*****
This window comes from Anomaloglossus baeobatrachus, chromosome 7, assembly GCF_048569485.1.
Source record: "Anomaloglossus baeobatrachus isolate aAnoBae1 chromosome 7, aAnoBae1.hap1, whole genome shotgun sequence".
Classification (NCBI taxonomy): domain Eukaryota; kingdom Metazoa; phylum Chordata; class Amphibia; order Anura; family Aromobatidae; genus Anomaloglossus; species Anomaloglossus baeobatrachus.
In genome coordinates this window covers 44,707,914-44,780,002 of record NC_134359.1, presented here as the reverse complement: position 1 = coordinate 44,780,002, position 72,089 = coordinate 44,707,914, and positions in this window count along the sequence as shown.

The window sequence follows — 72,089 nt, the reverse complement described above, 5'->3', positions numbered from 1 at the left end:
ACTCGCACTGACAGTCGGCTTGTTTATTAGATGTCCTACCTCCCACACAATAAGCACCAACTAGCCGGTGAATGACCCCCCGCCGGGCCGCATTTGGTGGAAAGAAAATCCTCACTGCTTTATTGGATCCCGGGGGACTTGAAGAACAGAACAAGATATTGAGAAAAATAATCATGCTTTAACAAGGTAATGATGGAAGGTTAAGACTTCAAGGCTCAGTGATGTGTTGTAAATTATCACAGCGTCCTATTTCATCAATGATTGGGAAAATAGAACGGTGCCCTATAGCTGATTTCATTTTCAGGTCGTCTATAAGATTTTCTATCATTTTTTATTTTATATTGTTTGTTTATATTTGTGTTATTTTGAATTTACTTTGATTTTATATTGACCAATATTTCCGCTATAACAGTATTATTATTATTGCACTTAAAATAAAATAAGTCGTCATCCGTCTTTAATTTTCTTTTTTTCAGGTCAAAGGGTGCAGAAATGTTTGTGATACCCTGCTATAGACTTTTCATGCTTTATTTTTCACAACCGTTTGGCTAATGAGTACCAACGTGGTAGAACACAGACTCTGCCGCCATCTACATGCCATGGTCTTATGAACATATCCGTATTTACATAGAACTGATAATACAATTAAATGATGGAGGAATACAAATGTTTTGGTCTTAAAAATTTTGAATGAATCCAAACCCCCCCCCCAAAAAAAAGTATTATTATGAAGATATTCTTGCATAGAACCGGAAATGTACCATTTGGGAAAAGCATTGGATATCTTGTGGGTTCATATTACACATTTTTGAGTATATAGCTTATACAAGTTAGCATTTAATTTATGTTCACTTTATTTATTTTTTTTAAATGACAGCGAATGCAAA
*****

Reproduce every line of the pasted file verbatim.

This window comes from Anomaloglossus baeobatrachus, chromosome 7, assembly GCF_048569485.1.
Source record: "Anomaloglossus baeobatrachus isolate aAnoBae1 chromosome 7, aAnoBae1.hap1, whole genome shotgun sequence".
Classification (NCBI taxonomy): domain Eukaryota; kingdom Metazoa; phylum Chordata; class Amphibia; order Anura; family Aromobatidae; genus Anomaloglossus; species Anomaloglossus baeobatrachus.
In genome coordinates this window covers 44,707,914-44,780,002 of record NC_134359.1, presented here as the reverse complement: position 1 = coordinate 44,780,002, position 72,089 = coordinate 44,707,914, and positions in this window count along the sequence as shown.

The window sequence follows — 72,089 nt, the reverse complement described above, 5'->3', positions numbered from 1 at the left end:
ACTCGCACTGACAGTCGGCTTGTTTATTAGATGTCCTACCTCCCACACAATAAGCACCAACTAGCCGGTGAATGACCCCCCGCCGGGCCGCATTTGGTGGAAAGAAAATCCTCACTGCTTTATTGGATCCCGGGGGACTTGAAGAACAGAACAAGATATTGAGAAAAATAATCATGCTTTAACAAGGTAATGATGGAAGGTTAAGACTTCAAGGCTCAGTGATGTGTTGTAAATTATCACAGCGTCCTATTTCATCAATGATTGGGAAAATAGAACGGTGCCCTATAGCTGATTTCATTTTCAGGTCGTCTATAAGATTTTCTATCATTTTTTATTTTATATTGTTTGTTTATATTTGTGTTATTTTGAATTTACTTTGATTTTATATTGACCAATATTTCCGCTATAACAGTATTATTATTATTGCACTTAAAATAAAATAAGTCGTCATCCGTCTTTAATTTTCTTTTTTTCAGGTCAAAGGGTGCAGAAATGTTTGTGATACCCTGCTATAGACTTTTCATGCTTTATTTTTCACAACCGTTTGGCTAATGAGTACCAACGTGGTAGAACACAGACTCTGCCGCCATCTACATGCCATGGTCTTATGAACATATCCGTATTTACATAGAACTGATAATACAATTAAATGATGGAGGAATACAAATGTTTTGGTCTTAAAAATTTTGAATGAATCCAAACCCCCCCCCCAAAAAAAAGTATTATTATGAAGATATTCTTGCATAGAACCGGAAATGTACCATTTGGGAAAAGCATTGGATATCTTGTGGGTTCATATTACACATTTTTGAGTATATAGCTTATACAAGTTAGCATTTAATTTATGTTCACTTTATTTATTTTTTTTAAATGACAGCGAATGCAAA